Yet, as my mother climbed the ladders first to graduate from university, then to be a part of a law firm, I am not convinced that she was chasing her passion, yet chasing the reality and making sure she will be able to stand on her feet alone and provide necessary care for her two children with or without a husband.  The commonality she possesses is in fact the major attribute and pack of relevant needs of one to become a successful artist – she made her biggest talent just her hobby. Am I to blame? Yes in a way. Does she blame me? Never would. I remember her saying on multiple occasions “ if I haven’t stopped working, you would not be who you are today” . Well mother, I am sorry to burst the idea but we do mature at some point and choose our directions on our own. Saying this, I can also debate on myself thinking “ well, in fact, if she was not there for me 24/7, in society where there is a clear representation of discrepancy between parenting, yes I would not be where I am today. I would probably be left to figure out my own parenting at young age, unsupported and very lost”.  One major factor in growing up in a society where people do not migrate as much as in USA is the “ grandparents” effect. While most of the grandparents live in the same cities as their children and grandchildren, they are a strong helping hand and encourage working mothers exceed in their career and in their parenting. With me being a “ 24/7 care need” baby, this helping hand was there however both of my parents being so overly protective felt like it is in fact THEIR OWN duty to provide care for me no matter when, no matter where.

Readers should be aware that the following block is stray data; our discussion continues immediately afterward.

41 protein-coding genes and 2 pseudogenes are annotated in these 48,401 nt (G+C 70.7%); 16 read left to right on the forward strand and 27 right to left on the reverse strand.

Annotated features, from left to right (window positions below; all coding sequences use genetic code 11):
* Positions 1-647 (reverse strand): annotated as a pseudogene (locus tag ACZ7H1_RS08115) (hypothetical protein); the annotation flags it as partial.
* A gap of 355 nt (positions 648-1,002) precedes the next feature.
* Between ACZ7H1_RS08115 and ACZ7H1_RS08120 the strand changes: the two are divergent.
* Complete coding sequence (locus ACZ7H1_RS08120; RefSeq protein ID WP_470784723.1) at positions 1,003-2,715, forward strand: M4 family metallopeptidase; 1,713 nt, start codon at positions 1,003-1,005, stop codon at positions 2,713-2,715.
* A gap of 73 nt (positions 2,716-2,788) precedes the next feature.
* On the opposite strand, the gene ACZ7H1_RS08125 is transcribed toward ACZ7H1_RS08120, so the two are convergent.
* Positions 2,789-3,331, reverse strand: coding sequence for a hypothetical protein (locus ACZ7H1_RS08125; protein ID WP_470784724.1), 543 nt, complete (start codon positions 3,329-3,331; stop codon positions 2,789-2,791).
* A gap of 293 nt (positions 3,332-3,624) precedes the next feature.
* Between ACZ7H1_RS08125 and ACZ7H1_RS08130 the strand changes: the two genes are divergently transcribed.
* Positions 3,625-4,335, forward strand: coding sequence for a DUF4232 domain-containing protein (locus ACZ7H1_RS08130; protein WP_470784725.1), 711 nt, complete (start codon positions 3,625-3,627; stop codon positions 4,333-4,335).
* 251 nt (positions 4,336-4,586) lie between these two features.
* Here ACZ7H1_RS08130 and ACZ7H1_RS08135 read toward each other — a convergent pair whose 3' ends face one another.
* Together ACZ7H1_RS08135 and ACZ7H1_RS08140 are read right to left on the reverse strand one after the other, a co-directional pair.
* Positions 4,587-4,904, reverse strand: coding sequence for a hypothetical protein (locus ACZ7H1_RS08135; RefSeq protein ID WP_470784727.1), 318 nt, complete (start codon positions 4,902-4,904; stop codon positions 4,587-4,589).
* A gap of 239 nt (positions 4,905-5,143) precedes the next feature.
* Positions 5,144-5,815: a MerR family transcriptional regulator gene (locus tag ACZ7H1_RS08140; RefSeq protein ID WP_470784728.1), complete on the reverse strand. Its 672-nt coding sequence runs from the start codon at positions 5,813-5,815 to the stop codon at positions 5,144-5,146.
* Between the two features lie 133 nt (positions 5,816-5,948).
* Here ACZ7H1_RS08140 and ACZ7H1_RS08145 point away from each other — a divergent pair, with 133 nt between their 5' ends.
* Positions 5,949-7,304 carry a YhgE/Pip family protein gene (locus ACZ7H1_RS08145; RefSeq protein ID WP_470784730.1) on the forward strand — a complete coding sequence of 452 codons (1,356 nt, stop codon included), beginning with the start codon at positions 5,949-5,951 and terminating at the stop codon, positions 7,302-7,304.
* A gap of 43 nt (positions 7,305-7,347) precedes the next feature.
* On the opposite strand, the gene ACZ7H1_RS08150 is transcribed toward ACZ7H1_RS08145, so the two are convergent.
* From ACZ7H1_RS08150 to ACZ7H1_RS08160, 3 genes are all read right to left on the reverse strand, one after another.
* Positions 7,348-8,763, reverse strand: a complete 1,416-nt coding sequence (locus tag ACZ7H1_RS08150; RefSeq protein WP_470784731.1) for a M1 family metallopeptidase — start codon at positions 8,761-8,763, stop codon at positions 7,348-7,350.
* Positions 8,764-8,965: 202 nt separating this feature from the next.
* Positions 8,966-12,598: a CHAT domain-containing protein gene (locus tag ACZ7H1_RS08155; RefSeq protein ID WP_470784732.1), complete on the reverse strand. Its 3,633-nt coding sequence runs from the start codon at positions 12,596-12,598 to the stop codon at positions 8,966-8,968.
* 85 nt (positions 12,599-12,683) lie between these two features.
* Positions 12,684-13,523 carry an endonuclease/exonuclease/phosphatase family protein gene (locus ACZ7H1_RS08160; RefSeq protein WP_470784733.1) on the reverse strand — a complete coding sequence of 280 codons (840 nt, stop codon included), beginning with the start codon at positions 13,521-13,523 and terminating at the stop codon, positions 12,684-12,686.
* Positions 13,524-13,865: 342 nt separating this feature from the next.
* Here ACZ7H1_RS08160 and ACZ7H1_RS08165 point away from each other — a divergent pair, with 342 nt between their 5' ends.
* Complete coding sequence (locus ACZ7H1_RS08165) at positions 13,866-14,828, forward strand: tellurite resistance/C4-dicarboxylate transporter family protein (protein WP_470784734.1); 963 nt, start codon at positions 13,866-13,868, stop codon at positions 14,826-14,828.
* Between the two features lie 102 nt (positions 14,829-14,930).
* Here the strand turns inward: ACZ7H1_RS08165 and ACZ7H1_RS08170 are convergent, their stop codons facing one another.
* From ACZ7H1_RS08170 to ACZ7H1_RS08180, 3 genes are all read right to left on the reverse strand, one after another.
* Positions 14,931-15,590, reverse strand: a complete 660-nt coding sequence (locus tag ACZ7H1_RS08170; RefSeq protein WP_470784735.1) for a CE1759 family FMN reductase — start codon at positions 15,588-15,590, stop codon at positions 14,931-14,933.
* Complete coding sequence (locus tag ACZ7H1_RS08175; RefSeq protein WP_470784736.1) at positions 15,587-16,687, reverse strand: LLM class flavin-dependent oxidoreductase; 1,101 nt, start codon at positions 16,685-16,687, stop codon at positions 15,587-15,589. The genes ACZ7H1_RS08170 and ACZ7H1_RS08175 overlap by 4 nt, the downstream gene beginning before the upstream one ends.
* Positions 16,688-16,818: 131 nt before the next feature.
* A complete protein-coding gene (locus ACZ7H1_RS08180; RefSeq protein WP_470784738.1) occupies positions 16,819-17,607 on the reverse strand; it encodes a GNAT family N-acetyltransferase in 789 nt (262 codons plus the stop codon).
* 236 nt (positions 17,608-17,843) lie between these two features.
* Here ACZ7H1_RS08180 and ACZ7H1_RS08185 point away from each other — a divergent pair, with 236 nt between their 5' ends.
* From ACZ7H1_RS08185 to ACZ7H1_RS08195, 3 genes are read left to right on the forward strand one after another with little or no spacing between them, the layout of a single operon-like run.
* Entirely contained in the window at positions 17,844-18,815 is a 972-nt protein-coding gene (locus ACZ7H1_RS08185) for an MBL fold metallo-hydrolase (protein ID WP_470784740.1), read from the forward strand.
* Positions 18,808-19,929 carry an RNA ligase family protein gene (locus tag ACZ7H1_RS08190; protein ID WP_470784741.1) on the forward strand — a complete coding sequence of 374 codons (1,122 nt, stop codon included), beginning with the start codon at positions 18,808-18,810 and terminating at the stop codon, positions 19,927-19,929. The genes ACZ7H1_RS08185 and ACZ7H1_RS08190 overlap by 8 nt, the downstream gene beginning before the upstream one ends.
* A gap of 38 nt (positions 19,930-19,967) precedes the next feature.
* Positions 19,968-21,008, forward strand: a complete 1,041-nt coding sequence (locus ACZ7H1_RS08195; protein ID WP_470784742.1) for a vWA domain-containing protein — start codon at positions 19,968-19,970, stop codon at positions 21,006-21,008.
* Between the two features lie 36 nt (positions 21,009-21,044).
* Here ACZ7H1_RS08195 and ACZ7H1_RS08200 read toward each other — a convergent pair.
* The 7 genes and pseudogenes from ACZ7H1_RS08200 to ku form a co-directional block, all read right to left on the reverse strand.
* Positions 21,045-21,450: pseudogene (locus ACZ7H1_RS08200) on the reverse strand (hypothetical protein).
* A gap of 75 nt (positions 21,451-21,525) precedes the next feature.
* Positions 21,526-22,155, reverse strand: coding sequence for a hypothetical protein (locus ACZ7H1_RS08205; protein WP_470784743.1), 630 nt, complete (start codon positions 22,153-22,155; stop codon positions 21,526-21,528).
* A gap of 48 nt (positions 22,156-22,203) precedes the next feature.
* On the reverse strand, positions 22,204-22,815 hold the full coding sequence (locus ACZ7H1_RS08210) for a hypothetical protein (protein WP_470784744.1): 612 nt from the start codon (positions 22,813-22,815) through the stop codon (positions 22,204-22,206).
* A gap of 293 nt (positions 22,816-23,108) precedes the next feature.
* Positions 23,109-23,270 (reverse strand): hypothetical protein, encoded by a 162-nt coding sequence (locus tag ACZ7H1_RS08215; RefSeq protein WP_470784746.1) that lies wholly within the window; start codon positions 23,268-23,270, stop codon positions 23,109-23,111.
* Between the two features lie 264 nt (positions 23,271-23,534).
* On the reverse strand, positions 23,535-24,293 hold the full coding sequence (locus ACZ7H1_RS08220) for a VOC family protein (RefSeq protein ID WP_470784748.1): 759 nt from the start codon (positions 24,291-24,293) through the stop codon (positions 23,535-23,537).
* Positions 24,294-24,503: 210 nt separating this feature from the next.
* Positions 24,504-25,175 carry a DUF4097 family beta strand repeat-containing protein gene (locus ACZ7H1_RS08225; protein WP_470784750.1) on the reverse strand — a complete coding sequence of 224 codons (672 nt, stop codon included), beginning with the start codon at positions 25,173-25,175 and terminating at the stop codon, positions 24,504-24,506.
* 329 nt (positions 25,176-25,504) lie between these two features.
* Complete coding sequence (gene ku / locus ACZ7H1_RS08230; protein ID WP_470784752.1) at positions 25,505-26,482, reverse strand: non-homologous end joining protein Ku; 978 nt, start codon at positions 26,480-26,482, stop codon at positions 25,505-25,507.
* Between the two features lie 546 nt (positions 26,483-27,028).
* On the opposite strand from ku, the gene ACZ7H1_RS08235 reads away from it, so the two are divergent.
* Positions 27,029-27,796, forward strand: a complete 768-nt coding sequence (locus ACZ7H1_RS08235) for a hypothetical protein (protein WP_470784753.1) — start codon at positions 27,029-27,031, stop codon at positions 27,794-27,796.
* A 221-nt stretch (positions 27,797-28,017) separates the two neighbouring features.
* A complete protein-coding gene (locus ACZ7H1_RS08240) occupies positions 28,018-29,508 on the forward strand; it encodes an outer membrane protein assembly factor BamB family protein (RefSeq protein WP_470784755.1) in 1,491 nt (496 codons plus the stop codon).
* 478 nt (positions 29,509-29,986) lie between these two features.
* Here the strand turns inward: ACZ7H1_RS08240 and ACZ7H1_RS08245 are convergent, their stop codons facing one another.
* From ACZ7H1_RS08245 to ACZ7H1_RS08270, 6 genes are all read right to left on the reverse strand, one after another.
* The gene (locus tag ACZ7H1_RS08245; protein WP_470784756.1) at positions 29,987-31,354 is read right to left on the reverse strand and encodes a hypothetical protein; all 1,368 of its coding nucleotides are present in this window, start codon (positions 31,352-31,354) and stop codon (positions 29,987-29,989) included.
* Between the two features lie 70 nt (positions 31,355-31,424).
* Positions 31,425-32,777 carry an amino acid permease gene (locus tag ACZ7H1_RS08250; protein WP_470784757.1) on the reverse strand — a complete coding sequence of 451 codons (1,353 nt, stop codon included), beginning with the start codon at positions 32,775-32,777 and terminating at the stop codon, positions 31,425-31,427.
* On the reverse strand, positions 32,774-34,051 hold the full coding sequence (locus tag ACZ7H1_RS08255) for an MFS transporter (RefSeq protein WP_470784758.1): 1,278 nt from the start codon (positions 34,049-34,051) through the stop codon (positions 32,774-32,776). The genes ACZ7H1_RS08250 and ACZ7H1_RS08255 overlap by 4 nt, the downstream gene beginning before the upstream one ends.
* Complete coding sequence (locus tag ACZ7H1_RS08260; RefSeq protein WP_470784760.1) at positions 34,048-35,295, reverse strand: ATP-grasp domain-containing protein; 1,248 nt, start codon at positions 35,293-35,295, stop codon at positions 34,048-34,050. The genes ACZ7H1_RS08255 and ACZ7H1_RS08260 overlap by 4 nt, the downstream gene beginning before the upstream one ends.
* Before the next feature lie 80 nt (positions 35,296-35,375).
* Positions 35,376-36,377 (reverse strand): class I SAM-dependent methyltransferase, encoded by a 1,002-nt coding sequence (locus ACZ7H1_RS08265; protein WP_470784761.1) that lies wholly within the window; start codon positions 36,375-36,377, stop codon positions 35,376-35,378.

So, what are mothers for? After 27 years (minus the early years and the embrio phase, swimming in my mothers placenta), I in fact can answer this question based on my own experience: mothers are there to build the foundation of your future self-parenting. Just like in construction, if the foundation was not set up properly, the construction might be built to the top but with severe problems and damages, until it collapses. Mothers are not there to guide us through life at every stage. Because, sadly enough, they will leave this world before us. But mothers should be there to built in the values and encourage us to choose our own path – which in fact is such a difficult task. During my early age I was involved in many things; elementary and music school which took my entire day, learning foreign language at evenings, coming home for dinner and bed  - all that until I was 15 and started high school. My life became my mothers job and career. Juggling my activities and helping my father in our family owned business while I am in school was more than one artistic soul should handle. Yet, she did it. Let me also mention – I had a fresh cooked lunch (made from “scratch” of course ) EACH and every day.